Broccoli For Kids: Why Is It So Recommended?

Broccoli is an important source of vitamins, minerals, fiber and other key nutrients for children’s development. We tell you why broccoli is included in the children’s diet.
Broccoli for children: why is it so recommended?

Many parents are still unaware of the benefits of broccoli for children. Although some believe it is unpleasant for children, it is one of the most recommended foods to complement their nutrition. Why is it so popular?

Although its properties affect positively at any age, it is recommended in the children’s diet because it supports their development process. It is also a great ally of the immune system, as it helps to strengthen defenses to prevent disease.

Nutritional properties of broccoli

Broccoli for kids in the pot

Broccoli stands out in children’s diet because it offers more nutrients compared to other cruciferous vegetables such as cabbage, cauliflower or cabbage. It is recommended as a preventative for iron deficiency anemia, as it is an important source of iron.

To be more specific, 100 grams of broccoli can offer:

  • Calories: 32 kcal.
  • Proteins: 5.5 grams.
  • Lipids: 0.3 g.
  • Carbohydrates: 4.86 g.
  • Vitamin A: 3500 IU.
  • Vitamin B1: 100 mg.
  • Riboflavin or Vitamin B2: 210 mg.
  • Vitamin C: 118 mg.
  • Calcium: 130 mg.
  • Phosphorus: 76 mg.
  • Iron: 1.3 mg.

Benefits of Broccoli for Children

Due to its interesting nutrient content, broccoli in children’s diet can offer many benefits. Not only does it contribute to the child’s optimal physical development, it also positively intervenes in their mood and brain abilities.

Helps prevent disease

Children eating broccoli and vegetables

The concentration of vitamins, minerals and antioxidant compounds that characterize broccoli help to take care of children’s health. By helping to meet your nutritional requirements, it improves your defenses and allows you to cope with many illnesses.

For example, its iron and folic acid content maintain good production of red blood cells to prevent anemia. In addition, its dietary fiber improves glucose use and prevents problems such as anemia and obesity.

Fight constipation

One of the reasons to give broccoli to children is because it prevents and treats constipation. As some already know, this disorder is common in minors due to their continuous dietary changes and low water consumption.

Broccoli, having a significant fiber content, stimulates intestinal motility and favors the elimination of feces. Although it is certain that it can cause flatulence, as it happens with other cruciferous vegetables, it is highly recommended to take care of digestive health.

Reduces the risk of obesity

child who doesn't want broccoli

Childhood obesity is one of the disorders that can reduce the quality of life of children. Although it can be genetic in origin, it sometimes develops through eating habits. However, choosing healthy ingredients like broccoli decreases the risks.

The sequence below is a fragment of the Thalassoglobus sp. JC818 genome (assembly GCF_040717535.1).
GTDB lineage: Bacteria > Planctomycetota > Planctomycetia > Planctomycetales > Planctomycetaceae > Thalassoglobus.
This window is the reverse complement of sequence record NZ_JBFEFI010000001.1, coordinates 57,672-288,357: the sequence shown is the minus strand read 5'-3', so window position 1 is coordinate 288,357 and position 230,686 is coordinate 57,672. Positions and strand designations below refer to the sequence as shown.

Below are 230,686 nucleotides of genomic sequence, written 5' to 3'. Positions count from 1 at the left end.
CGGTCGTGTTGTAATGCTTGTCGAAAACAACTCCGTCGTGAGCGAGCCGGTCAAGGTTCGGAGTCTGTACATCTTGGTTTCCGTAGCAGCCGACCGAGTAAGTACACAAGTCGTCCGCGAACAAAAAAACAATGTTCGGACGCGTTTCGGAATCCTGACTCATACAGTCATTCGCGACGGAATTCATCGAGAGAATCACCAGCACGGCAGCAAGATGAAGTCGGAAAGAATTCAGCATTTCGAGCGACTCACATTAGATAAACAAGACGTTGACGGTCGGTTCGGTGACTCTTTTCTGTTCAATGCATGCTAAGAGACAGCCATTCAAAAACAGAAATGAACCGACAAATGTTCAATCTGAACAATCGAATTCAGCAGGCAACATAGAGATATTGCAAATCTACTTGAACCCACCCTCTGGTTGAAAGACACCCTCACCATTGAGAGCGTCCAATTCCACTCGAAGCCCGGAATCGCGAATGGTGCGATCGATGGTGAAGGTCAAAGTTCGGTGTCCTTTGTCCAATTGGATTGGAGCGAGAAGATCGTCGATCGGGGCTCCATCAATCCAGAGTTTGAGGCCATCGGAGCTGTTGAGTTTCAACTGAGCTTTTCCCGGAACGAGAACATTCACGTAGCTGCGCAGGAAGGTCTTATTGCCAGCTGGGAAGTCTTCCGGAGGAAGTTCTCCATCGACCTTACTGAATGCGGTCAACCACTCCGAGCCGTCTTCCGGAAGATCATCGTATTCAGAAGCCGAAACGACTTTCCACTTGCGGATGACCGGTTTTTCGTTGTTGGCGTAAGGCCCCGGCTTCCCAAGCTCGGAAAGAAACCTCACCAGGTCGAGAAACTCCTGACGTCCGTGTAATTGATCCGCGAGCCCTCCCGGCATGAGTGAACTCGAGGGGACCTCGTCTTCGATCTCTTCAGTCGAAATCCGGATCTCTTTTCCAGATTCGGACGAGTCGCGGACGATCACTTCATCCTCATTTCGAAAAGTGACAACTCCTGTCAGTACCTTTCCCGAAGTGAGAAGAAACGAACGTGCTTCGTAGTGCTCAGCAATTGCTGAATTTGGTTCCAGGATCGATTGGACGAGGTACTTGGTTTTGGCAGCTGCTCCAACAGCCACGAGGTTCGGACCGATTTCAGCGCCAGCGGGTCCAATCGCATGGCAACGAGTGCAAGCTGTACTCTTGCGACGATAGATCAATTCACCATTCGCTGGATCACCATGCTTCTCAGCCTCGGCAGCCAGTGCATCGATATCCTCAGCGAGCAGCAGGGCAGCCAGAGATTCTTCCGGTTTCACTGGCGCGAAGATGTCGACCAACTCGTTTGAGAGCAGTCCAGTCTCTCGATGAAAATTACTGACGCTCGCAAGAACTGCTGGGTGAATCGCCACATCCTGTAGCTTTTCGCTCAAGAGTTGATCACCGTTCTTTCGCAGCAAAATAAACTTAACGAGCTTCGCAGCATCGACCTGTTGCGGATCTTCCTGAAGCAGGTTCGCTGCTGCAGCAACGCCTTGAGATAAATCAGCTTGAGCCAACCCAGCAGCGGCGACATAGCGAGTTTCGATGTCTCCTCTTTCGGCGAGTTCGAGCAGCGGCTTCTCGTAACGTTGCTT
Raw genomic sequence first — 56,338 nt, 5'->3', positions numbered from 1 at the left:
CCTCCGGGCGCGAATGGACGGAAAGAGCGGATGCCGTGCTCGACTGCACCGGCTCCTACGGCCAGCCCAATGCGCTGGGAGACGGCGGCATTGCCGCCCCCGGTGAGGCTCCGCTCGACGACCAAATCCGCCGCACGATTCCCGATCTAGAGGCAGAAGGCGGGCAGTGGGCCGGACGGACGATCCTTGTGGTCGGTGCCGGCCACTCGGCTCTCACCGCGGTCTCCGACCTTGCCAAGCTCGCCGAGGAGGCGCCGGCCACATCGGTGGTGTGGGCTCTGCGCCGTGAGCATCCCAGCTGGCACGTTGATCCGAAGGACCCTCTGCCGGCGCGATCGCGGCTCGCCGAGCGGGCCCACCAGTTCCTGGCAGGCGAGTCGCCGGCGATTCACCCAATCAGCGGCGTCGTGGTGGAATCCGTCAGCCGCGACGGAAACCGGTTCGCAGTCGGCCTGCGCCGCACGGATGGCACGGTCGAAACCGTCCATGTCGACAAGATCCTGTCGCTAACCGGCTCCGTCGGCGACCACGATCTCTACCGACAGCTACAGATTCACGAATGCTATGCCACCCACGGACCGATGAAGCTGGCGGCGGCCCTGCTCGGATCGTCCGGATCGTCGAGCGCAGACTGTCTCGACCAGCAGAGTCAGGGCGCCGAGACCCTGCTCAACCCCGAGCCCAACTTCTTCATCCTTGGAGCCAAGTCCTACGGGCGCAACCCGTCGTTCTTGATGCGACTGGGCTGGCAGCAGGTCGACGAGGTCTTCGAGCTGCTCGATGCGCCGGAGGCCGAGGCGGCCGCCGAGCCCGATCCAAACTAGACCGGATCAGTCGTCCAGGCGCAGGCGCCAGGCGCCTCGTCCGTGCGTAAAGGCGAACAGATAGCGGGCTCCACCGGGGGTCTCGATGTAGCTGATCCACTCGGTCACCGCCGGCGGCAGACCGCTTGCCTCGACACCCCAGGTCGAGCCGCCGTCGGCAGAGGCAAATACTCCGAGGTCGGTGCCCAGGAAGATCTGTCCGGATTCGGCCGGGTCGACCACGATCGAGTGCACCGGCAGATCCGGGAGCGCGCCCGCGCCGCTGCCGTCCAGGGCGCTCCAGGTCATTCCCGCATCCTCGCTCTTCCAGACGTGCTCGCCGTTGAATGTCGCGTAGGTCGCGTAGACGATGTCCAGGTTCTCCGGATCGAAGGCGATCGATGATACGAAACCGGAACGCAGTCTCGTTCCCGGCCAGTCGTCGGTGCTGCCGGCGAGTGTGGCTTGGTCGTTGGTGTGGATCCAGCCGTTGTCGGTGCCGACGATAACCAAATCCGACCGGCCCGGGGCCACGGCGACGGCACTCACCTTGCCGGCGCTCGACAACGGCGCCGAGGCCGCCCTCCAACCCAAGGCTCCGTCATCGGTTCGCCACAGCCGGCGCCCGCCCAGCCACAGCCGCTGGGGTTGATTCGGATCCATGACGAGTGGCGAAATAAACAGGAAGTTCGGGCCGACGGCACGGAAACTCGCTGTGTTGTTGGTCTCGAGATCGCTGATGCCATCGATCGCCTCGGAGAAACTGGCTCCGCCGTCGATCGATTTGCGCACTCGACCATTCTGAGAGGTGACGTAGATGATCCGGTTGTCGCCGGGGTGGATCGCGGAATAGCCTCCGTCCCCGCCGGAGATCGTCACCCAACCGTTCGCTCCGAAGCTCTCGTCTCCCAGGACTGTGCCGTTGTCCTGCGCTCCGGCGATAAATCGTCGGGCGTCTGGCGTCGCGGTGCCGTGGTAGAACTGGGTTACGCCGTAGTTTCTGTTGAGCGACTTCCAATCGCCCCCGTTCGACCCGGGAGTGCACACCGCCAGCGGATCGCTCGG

Its low calorie content allows you to enjoy lighter recipes. Furthermore, thanks to its proteins, vitamins and minerals, it supports metabolic functions for a better use of sugars and fats.

Helps strengthen bones

Adding broccoli to a child’s diet can support the bone growth and strengthening process. The combination of calcium, magnesium and zinc that this vegetable offers acts directly on the bone structure, which reduces the risk of fractures.

Protects cardiovascular health

The dietary fiber that broccoli contains helps break down cholesterol to prevent it from building up in the blood. In turn, magnesium regulates the heart rate and lowers the risk of heart and artery disease.

How to add broccoli to children’s diet?

Broccoli for children

As we’ve mentioned, broccoli produces gas, so it’s best to delay its inclusion in your baby’s diet until your digestive system is more mature. Later, you can start adding through delicious recipes.

Children may reject the vegetable for its appearance. However, there are simple strategies to make eating it more easily. Then, we go over some:

  • Set an example: You can’t ask your child to eat broccoli if you don’t.
  • Work on the presentation: the way you present the food and how it is cooked influences how they feel like eating.
  • Accompany it with other foods: there’s no reason to be alone in the salad. In fact, you can add it to pasta or make a pizza.
  • Do not abuse quantities: a child does not have the same ability to assimilate food as an adult. Also, too much broccoli can cause indigestion and gas.
  • Make purees or baby food: they are effective ways to make them eat without problems.

Do you already include broccoli for children? As was clear, it is a food with many benefits. Be sure to tell your child how important it is to eat and, of course, prepare it at least once a week.

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